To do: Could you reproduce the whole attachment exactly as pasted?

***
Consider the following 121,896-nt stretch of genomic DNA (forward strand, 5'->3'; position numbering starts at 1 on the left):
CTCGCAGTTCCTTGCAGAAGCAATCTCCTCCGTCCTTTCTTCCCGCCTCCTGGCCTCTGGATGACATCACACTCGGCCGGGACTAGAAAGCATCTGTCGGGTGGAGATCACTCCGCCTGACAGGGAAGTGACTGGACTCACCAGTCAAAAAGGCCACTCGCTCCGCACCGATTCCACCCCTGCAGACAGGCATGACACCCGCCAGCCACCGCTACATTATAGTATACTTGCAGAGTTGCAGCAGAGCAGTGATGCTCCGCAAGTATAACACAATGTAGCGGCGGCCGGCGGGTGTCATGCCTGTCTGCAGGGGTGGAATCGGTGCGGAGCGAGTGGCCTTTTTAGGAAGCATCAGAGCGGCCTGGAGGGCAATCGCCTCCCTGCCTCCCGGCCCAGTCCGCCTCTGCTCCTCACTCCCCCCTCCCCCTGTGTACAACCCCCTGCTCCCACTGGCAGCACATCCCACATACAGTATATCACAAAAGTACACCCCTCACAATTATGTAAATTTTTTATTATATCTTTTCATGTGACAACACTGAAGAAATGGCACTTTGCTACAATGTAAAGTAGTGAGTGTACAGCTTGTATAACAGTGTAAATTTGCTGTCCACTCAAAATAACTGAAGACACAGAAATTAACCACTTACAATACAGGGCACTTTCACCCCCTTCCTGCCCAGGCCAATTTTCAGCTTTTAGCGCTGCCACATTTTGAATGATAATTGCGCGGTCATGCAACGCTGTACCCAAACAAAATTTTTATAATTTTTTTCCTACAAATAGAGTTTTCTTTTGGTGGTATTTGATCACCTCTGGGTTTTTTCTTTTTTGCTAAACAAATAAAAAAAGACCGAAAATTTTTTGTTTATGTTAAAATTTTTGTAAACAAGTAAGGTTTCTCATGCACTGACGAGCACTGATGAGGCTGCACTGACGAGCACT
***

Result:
Consider the following 121,896-nt stretch of genomic DNA (forward strand, 5'->3'; position numbering starts at 1 on the left):
CTCGCAGTTCCTTGCAGAAGCAATCTCCTCCGTCCTTTCTTCCCGCCTCCTGGCCTCTGGATGACATCACACTCGGCCGGGACTAGAAAGCATCTGTCGGGTGGAGATCACTCCGCCTGACAGGGAAGTGACTGGACTCACCAGTCAAAAAGGCCACTCGCTCCGCACCGATTCCACCCCTGCAGACAGGCATGACACCCGCCAGCCACCGCTACATTATAGTATACTTGCAGAGTTGCAGCAGAGCAGTGATGCTCCGCAAGTATAACACAATGTAGCGGCGGCCGGCGGGTGTCATGCCTGTCTGCAGGGGTGGAATCGGTGCGGAGCGAGTGGCCTTTTTAGGAAGCATCAGAGCGGCCTGGAGGGCAATCGCCTCCCTGCCTCCCGGCCCAGTCCGCCTCTGCTCCTCACTCCCCCCTCCCCCTGTGTACAACCCCCTGCTCCCACTGGCAGCACATCCCACATACAGTATATCACAAAAGTACACCCCTCACAATTATGTAAATTTTTTATTATATCTTTTCATGTGACAACACTGAAGAAATGGCACTTTGCTACAATGTAAAGTAGTGAGTGTACAGCTTGTATAACAGTGTAAATTTGCTGTCCACTCAAAATAACTGAAGACACAGAAATTAACCACTTACAATACAGGGCACTTTCACCCCCTTCCTGCCCAGGCCAATTTTCAGCTTTTAGCGCTGCCACATTTTGAATGATAATTGCGCGGTCATGCAACGCTGTACCCAAACAAAATTTTTATAATTTTTTTCCTACAAATAGAGTTTTCTTTTGGTGGTATTTGATCACCTCTGGGTTTTTTCTTTTTTGCTAAACAAATAAAAAAAGACCGAAAATTTTTTGTTTATGTTAAAATTTTTGTAAACAAGTAAGGTTTCTCATGCACTGACGAGCACTGATGAGGCTGCACTGACGAGCACT